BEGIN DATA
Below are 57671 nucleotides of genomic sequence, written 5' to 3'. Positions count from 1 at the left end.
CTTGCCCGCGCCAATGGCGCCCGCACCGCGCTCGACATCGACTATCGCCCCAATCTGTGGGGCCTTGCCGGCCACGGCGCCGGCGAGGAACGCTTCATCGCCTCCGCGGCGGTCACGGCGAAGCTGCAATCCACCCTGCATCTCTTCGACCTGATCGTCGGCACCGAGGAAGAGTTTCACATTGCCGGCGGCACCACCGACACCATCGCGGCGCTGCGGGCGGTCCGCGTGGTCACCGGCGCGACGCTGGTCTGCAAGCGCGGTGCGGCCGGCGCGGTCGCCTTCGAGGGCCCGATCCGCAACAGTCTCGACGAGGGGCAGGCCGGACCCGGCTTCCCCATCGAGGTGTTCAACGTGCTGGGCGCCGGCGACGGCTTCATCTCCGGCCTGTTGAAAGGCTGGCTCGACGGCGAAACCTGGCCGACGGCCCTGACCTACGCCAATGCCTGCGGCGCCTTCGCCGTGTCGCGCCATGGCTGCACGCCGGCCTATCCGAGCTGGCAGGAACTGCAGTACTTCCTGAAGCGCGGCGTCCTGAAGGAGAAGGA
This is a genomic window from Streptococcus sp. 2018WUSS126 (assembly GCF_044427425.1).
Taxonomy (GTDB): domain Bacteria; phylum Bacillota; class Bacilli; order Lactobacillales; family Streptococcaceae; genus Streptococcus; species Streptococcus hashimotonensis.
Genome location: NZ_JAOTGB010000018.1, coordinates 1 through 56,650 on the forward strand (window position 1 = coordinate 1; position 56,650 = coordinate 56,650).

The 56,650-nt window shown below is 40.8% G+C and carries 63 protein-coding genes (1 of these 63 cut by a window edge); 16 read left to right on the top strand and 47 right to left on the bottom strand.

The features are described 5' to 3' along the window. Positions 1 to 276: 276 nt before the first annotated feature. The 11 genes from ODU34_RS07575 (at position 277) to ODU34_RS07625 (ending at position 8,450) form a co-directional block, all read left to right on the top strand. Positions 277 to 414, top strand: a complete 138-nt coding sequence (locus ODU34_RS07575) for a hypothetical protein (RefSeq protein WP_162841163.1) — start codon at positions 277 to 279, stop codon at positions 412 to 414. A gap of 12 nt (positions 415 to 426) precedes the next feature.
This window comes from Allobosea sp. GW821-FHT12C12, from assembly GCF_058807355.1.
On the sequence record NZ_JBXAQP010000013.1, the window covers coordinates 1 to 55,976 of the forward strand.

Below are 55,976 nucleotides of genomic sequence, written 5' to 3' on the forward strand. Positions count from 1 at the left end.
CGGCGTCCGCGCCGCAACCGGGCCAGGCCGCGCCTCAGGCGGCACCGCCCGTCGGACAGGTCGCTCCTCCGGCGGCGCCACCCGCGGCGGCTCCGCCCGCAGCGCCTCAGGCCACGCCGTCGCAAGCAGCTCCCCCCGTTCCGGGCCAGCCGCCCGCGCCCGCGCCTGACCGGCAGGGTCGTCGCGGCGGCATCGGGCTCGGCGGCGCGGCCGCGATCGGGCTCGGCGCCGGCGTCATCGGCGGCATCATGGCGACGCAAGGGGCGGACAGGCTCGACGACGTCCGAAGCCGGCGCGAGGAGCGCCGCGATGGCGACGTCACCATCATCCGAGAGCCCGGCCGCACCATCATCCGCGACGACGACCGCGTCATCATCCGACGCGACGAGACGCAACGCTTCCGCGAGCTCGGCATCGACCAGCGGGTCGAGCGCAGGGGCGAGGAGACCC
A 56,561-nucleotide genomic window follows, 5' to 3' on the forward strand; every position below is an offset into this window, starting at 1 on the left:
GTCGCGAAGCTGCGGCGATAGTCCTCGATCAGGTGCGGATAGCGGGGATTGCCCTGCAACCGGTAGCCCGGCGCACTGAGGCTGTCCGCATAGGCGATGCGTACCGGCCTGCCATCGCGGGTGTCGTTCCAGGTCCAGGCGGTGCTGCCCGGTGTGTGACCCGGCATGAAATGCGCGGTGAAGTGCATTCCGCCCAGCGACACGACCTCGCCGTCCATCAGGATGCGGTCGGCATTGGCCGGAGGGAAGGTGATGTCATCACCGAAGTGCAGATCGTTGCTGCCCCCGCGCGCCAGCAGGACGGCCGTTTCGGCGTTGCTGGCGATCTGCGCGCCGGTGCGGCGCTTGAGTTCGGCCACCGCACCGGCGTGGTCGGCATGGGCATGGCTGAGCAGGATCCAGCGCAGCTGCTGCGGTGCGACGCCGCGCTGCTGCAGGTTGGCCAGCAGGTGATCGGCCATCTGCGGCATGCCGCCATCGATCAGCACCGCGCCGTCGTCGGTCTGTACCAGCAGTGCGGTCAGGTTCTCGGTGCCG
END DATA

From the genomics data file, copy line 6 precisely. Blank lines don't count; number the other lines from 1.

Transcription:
The 56,650-nt window shown below is 40.8% G+C and carries 63 protein-coding genes (1 of these 63 cut by a window edge); 16 read left to right on the top strand and 47 right to left on the bottom strand.